Higher pay in building trade as firms struggle with lack of skilled workers

File photo dated 06/10/11 of a trainee bricklayer. Chancellor of the Exchequer George Osborne delive

File photo dated 06/10/11 of a trainee bricklayer. Chancellor of the Exchequer George Osborne delivers his Autumn Statement and Spending Review in the House of Commons today. PRESS ASSOCIATION Photo. Issue date: Wednesday November 25, 2015. See PA BUDGET stories. Photo credit should read: Ian Nicholson/PA Wire - Credit: PA

Bricklayers are being paid up to £25 an hour as building firms struggle to recruit skilled workers, a new report has revealed.

A shortage of tradesmen and women is now regarded as one of the main risks to business, with vacancies for bricklayers particularly hard to fill, the study found.

Three out of five recruitment agencies say that demand for temporary construction workers has increased, said the Recruitment & Employment Confederation (REC).

Recruiters believe a vote to leave the EU would worsen the skills shortages, it said.

REC chief executive Kevin Green said: “If you work in construction you can expect to be earning £34 a week more than last year, and our data indicates that some employers are increasing pay faster as the competition for skilled workers intensifies.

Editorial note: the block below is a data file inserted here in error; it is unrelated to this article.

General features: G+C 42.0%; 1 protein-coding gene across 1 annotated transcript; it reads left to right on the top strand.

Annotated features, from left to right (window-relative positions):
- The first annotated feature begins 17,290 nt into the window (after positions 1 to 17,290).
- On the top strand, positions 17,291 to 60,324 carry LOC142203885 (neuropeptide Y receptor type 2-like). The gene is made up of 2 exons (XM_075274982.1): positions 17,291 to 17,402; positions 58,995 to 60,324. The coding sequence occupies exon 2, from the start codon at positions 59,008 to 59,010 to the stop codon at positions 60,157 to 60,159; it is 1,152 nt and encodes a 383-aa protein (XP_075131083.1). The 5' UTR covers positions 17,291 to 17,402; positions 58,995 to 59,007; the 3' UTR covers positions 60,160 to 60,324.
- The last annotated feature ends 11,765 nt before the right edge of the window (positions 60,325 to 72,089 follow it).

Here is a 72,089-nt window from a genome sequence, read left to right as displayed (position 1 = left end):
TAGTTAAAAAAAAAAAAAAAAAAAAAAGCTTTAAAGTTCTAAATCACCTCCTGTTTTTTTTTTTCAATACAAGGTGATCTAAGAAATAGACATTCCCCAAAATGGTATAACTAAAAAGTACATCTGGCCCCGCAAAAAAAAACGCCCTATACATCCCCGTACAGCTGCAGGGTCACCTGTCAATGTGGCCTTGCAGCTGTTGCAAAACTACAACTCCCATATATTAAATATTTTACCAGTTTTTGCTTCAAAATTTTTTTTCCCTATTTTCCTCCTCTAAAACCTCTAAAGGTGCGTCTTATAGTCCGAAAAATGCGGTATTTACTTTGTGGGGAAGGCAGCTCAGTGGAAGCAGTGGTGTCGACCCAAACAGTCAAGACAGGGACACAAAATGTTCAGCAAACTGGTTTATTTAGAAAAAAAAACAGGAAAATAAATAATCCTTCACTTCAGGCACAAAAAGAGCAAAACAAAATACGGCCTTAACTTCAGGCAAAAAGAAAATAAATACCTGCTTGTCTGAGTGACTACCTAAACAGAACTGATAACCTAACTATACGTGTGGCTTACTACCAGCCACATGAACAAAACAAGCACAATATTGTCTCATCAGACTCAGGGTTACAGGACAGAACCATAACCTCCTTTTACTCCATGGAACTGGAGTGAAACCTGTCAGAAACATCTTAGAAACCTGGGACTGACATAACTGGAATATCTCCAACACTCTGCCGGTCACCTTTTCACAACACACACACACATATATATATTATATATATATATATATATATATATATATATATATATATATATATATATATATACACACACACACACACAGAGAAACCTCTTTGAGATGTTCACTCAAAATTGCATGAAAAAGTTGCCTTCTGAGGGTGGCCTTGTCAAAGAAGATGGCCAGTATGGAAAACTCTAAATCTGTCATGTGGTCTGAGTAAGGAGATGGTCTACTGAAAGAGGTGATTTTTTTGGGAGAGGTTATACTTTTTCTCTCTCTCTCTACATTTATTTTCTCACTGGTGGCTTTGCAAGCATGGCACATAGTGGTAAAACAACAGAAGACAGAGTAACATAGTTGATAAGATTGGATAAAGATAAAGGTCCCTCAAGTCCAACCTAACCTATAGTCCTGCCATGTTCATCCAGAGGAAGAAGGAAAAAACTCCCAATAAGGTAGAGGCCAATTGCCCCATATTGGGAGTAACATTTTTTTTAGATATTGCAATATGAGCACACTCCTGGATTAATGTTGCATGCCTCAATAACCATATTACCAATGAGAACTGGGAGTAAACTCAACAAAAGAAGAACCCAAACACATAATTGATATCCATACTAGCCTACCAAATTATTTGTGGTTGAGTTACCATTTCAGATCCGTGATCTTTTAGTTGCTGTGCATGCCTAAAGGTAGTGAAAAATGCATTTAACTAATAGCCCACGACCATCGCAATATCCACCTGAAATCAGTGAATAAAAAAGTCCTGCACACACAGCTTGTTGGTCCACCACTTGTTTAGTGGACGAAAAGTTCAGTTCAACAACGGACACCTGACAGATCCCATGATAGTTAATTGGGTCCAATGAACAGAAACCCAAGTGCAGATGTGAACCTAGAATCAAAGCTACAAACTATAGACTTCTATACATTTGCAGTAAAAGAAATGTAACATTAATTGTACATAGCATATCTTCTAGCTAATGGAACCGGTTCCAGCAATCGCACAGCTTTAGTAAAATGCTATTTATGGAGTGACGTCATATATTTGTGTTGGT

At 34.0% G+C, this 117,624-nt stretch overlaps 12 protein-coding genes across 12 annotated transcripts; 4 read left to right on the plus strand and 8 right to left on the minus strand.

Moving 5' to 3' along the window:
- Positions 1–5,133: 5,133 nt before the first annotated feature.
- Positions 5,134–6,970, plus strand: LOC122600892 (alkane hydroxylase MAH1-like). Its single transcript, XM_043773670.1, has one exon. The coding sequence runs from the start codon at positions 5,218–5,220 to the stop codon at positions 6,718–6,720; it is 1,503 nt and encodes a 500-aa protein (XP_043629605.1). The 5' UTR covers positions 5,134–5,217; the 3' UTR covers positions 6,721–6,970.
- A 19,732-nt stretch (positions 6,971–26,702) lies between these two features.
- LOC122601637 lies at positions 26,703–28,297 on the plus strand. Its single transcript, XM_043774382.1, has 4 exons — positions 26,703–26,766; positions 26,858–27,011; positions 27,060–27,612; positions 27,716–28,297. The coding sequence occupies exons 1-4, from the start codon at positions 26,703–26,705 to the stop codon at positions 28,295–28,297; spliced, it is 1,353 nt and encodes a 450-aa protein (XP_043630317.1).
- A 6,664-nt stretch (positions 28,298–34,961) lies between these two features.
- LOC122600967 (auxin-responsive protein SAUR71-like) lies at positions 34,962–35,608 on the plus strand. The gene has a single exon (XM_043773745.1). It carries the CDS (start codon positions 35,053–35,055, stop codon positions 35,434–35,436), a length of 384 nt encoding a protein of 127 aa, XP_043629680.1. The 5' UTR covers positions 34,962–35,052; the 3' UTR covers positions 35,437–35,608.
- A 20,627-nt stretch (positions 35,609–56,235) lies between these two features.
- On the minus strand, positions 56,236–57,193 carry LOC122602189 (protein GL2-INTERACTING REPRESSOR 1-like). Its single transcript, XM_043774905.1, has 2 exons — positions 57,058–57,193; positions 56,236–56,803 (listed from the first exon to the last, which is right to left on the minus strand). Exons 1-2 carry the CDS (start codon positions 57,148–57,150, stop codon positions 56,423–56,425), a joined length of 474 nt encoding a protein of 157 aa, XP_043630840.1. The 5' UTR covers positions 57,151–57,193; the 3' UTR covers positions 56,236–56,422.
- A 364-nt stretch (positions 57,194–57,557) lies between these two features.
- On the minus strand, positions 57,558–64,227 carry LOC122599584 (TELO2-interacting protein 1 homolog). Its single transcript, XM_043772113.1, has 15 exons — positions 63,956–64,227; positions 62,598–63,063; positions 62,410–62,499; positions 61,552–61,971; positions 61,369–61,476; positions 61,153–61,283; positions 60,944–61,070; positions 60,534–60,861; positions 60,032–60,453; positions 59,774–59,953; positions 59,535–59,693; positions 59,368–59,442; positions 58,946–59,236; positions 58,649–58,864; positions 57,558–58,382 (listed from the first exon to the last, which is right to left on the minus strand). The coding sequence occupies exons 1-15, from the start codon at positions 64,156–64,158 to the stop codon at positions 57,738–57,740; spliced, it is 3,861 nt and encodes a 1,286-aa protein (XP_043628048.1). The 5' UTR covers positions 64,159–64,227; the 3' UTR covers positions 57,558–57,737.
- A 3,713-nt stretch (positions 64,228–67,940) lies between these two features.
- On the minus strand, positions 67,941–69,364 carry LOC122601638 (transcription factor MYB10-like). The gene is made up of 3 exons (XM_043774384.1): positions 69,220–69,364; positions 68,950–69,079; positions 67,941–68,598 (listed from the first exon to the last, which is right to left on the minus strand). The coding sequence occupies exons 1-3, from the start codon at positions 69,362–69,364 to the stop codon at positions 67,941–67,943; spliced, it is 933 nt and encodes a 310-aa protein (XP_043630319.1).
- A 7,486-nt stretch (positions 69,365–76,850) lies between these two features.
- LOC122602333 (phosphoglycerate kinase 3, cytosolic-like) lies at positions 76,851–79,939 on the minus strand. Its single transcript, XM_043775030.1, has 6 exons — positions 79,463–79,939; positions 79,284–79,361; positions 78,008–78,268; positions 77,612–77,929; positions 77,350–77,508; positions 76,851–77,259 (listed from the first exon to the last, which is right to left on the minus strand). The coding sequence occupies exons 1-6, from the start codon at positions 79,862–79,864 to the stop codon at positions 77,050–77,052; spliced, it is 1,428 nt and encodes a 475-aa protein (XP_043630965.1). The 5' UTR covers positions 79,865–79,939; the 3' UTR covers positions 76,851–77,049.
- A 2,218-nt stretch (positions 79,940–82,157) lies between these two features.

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“Whilst this is great news for builders and tradesmen, there are hard questions that need to be asked about the sustainability of this trend. The UK is close to full employment and building firms are already struggling to find the people needed for major infrastructure projects.

“If Britain leaves the EU there’s no doubt that recruitment for some construction roles will become even more of a challenge.

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“Whatever the outcome of the EU referendum we need to address deep-seated skills shortages. That means more apprenticeships, greater investment in skills development by employers, better careers guidance in schools, and more work experience opportunities so that young people are shown the potential benefits of a career in construction.”

Some bricklayers are taking home up to £1,000 a week, with rates especially high in London, the report added.

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